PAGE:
The Singing Network was established in September 2014 at Memorial University by professors Ki Adams and Dr. Andrea Rose along with a steering committee of MUN faculty members in music, education and ethnomusicology: Drs. Kati Szego, Jane Gosine, Jane Leibel, Caroline Schiller, Jakob Martinec, Chris Tonelli, with MUN student assistants Sheila Aucoin and Genevieve Mullaly. This committee reflects the multi-disciplinary focus of the projects created by The Singing Network. While the steering committee is Memorial University-based, there exists also both a local-provincial and international Circle of Advisors.
The Singing Network is the starting point for creating and building a MUN-provincial-national-international network of individuals and organizations interested in singing and song: scholars, performing artists, educators, students, as well as professional and community-based musicians, organizations and associations. The network generates and produces a series of voice-singing-choral events ranging from workshops, seminars, master-classes, performances, dialogues, the formation of new ensembles, and a biennial International Symposium on Singing and Song. Several projects have been completed successfully to date, including an Extended Voice Workshop Series, ChoirFest SING! and the international symposium.
The projects of The Singing Network are designed to engage participants through research, practice, and education within varied singing-choral contexts and with a variety of disciplines and participants. The Singing Network is committed to working in partnership with all communities to help participants realize the potential of singing together, facilitating projects that not only encourage music-making within the university community, but also within St. John's and the province as a whole. For example:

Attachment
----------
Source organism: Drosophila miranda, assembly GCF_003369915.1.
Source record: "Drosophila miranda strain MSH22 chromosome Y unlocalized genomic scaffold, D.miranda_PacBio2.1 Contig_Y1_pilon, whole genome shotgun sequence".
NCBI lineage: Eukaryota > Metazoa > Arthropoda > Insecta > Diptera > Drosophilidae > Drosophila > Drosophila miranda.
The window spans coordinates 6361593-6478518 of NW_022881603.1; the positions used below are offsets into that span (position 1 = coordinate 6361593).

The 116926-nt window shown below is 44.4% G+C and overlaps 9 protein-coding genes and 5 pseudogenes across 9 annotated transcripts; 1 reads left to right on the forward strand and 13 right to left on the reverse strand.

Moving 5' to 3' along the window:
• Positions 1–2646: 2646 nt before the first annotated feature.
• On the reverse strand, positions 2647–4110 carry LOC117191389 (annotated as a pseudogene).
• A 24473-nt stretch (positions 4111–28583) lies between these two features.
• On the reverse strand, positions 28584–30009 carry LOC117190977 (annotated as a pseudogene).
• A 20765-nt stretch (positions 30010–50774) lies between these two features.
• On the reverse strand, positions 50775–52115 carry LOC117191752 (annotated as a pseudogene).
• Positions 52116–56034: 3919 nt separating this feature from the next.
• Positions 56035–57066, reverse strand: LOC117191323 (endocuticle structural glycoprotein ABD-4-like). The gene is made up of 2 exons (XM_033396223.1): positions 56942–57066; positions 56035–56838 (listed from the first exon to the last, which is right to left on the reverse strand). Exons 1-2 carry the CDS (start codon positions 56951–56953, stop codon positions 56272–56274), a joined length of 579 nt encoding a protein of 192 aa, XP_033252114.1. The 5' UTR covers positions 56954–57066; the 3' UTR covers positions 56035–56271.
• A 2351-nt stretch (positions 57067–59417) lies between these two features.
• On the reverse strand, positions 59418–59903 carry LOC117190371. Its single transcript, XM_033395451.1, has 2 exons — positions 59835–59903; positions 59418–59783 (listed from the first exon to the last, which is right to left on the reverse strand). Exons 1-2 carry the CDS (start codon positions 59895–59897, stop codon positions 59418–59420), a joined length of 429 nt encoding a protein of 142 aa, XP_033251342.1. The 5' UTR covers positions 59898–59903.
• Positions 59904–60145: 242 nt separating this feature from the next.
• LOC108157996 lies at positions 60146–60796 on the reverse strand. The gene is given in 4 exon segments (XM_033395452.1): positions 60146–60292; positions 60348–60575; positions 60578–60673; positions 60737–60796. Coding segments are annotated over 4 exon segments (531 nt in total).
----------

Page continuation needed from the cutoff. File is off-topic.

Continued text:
Professional development: Provide workshop and clinic opportunities for choral conductors, particularly those working with community choirs, to support the development of excellent choral singing both in Newfoundland and Labrador and beyond. The enhancement of professional skills among choral conductors will serve to strengthen the musicianship and vocal knowledge of their choristers.
Education & Innovation: Create and design programs to develop a greater knowledge and understanding about the voice and explore new and innovative ways to sing alone and with others. The Singing Network will foster new research and ways of engaging with local-international experts fields related to singing and song.
Community Development: Explore the relationship between singing and well-being, and support singing in schools and in other community contexts (e.g., health and well being; social justice). The Singing Network will encourage community development on all levels: within the K-12 system, university, urban to rural, young to old.
Partnerships: Develop partnerships and collaborations with local singers and community choirs in addition to varied local, provincial and federal organizations with shared goals and a commitment to community choral music-making.
The Singing Network projects reflect ongoing theories and practices stemming from several research disciplines in music, education, ethnomusicology, health and well-being, community practice and social justice. As much as possible, research and theory are fused in contexts such as creating and/or presenting at or attending international academic conferences and symposia, delivering research-practice based seminars, workshops and master classes, and participating in new and innovative research and practices related to singing (e.g., exploring extended voice techniques workshop). The basis for The Singing Network projects relies and builds upon current research of its project leaders, invited clinicians, and performers/ conductors and disseminates knowledge and new ideas through the types of projects that will engage a wide range of participants and organizations through MUN-local-international partnerships and collaborations.